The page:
Venting is Bad for You … and Others
Feeling the need to “process,” I vented my frustration to my exercise buddy. Although she tried to console me, my venting caused my self-righteousness to rise and made me even grumpier.
Over the next few days, I stewed over the situation and “vented” to several other people. As I griped about my unfair situation, I found myself not only being frustrated with the initial relationship but being critical of others as well. Soon it seemed as if everyone was letting me down.
It turns out that science confirms what I suspected: Though “venting” sounds therapeutic, it’s actually bad for you — and especially others.
In “Complaining is Terrible for You, According to Science,” the author explains that complaining alters your brain and can negatively affect mental health. Venting also makes you less healthy by reinforcing negative thoughts — making you less positive over time — which compromises the immune system and leads to disease. But maybe the more surprising finding is how your complaining affects those you vent to:
[N]ot only does expressing negativity tend not to make us feel better, it’s also catching, making listeners feel worse. “People don’t break wind in elevators more than they have to. Venting anger is…similar to emotional farting in a closed area. It sounds like a good idea, but it’s dead wrong,” psychologist Jeffrey Lohr, who has studied venting, memorably explained.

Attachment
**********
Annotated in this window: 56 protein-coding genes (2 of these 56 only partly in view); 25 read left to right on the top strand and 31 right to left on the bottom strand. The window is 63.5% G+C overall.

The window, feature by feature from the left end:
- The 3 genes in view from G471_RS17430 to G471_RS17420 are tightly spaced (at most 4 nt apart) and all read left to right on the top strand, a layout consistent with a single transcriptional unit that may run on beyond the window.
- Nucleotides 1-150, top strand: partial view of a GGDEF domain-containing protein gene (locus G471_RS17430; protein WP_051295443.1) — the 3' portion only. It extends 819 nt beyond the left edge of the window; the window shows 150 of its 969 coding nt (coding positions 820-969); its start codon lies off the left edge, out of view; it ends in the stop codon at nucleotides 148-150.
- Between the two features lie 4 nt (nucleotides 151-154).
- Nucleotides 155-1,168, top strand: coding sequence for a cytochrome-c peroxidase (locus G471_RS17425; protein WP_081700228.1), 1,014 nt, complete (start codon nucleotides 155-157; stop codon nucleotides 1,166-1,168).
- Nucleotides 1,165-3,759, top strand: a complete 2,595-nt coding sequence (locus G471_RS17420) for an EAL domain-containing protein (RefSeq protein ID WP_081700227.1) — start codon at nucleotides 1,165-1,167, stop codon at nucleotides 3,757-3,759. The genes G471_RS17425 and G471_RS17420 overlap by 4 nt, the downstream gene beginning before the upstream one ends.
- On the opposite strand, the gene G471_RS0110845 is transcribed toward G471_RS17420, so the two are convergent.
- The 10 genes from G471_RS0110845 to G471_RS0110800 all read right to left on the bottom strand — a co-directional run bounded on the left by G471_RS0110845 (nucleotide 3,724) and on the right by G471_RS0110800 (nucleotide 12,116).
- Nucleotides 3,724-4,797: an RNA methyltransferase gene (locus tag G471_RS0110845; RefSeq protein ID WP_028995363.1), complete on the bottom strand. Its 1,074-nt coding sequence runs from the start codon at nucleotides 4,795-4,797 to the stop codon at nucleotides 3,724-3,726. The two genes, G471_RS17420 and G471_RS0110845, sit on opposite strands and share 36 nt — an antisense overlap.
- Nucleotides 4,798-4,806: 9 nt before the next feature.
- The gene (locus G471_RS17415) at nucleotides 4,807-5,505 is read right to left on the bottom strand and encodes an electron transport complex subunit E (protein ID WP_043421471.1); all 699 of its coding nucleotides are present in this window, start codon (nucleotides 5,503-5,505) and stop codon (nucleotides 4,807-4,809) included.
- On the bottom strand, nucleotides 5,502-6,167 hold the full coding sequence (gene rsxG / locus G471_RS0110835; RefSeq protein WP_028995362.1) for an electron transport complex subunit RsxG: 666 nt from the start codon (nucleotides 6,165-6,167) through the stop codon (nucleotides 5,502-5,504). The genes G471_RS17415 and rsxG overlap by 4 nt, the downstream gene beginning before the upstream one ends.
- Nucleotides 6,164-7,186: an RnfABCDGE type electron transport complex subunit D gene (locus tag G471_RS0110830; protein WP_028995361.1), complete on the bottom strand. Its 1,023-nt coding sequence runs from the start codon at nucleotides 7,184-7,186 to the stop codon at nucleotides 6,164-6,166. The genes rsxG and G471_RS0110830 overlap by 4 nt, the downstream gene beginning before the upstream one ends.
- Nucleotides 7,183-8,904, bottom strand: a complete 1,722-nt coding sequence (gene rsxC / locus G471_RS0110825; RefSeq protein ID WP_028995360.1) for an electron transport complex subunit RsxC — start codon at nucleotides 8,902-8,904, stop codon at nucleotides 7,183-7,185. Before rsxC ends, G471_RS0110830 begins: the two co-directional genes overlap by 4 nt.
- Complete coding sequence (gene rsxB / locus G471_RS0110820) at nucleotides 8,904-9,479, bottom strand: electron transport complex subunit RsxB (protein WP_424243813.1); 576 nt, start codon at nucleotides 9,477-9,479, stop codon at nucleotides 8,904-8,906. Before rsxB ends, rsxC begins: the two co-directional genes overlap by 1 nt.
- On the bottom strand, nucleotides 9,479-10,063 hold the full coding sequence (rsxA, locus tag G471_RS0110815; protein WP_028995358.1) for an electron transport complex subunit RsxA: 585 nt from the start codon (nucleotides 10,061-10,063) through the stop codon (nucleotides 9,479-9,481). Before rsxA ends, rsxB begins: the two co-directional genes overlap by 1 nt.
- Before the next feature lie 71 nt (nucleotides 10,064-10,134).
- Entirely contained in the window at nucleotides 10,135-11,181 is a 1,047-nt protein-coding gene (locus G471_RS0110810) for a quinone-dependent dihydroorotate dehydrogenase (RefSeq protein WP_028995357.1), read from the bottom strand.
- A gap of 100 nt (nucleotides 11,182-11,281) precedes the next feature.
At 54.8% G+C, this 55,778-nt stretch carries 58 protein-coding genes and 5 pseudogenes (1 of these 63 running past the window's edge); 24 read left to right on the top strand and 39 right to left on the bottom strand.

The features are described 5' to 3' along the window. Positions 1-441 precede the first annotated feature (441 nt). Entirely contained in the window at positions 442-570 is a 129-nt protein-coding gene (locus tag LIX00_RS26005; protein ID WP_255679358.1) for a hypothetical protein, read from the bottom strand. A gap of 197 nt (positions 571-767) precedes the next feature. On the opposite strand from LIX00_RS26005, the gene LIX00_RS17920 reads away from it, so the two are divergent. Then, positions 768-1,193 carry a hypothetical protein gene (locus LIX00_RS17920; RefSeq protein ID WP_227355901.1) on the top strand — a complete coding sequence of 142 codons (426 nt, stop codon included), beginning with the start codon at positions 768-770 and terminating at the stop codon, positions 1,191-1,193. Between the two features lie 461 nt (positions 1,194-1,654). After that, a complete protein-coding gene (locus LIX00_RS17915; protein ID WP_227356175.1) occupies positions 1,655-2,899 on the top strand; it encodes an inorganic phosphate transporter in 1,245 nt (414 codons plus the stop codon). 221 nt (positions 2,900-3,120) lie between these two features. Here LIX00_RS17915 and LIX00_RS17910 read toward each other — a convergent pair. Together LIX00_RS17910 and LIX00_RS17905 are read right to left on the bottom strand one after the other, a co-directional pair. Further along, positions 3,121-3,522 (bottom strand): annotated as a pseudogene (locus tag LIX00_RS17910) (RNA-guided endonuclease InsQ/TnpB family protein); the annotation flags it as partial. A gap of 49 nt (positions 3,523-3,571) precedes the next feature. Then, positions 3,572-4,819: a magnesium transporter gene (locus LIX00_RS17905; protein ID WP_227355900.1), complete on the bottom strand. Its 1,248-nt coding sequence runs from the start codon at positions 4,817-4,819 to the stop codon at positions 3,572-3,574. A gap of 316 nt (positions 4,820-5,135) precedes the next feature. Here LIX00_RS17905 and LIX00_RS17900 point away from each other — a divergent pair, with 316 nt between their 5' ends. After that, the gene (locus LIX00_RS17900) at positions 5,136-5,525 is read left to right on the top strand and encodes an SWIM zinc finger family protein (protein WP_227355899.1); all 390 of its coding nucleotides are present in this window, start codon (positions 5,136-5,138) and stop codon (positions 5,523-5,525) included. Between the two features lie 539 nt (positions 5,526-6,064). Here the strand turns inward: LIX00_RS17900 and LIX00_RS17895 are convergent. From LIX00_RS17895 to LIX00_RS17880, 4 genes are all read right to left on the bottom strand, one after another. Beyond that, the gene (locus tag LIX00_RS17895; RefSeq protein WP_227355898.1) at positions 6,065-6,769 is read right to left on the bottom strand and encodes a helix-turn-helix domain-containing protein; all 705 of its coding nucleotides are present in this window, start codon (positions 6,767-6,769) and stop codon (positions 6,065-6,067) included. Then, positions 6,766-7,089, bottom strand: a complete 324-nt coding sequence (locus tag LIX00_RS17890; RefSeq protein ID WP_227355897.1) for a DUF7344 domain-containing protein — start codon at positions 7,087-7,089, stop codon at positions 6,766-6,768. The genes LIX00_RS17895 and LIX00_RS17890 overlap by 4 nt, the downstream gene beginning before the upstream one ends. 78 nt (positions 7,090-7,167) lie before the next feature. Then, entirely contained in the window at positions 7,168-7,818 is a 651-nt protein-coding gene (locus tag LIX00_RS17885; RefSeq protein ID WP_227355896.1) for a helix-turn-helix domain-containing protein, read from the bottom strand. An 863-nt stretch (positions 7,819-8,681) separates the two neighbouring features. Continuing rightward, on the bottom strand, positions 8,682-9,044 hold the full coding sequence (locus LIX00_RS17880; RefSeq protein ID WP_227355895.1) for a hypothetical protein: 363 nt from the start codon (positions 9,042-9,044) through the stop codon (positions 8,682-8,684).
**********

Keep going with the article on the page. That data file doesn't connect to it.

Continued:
Complaining stinks. Maybe that’s why the Apostle Paul wrote:
Do all things without grumbling or disputing, that you may be blameless and innocent, children of God without blemish in the midst of a crooked and twisted generation, among whom you shine as lights in the world” (Philippians 2:14-15).
It was a breakthrough moment for me when I realized that God’s standard was that venting be non-existent. And while there are times when it can be healthy to talk through frustrations with godly counsel, God invites us to come to Him directly with our grievances and ask Him to show us a godly path through frustrations and injustices. That’s the way to truly feel better and to keep from stinking up the room with our negativity.
About the Author
Suzanne Hadley Gosselin is a freelance writer and editor. She graduated from Multnomah University with a degree in journalism and biblical theology. She lives in California with her husband, Kevin, who is a family pastor, and her four young children: Josiah, Sadie, Amelia and Jackson. When she’s not hanging out with her kids, Suzanne loves a good cup of coffee, conversation with friends, musical theater and a trip to the beautiful California coast.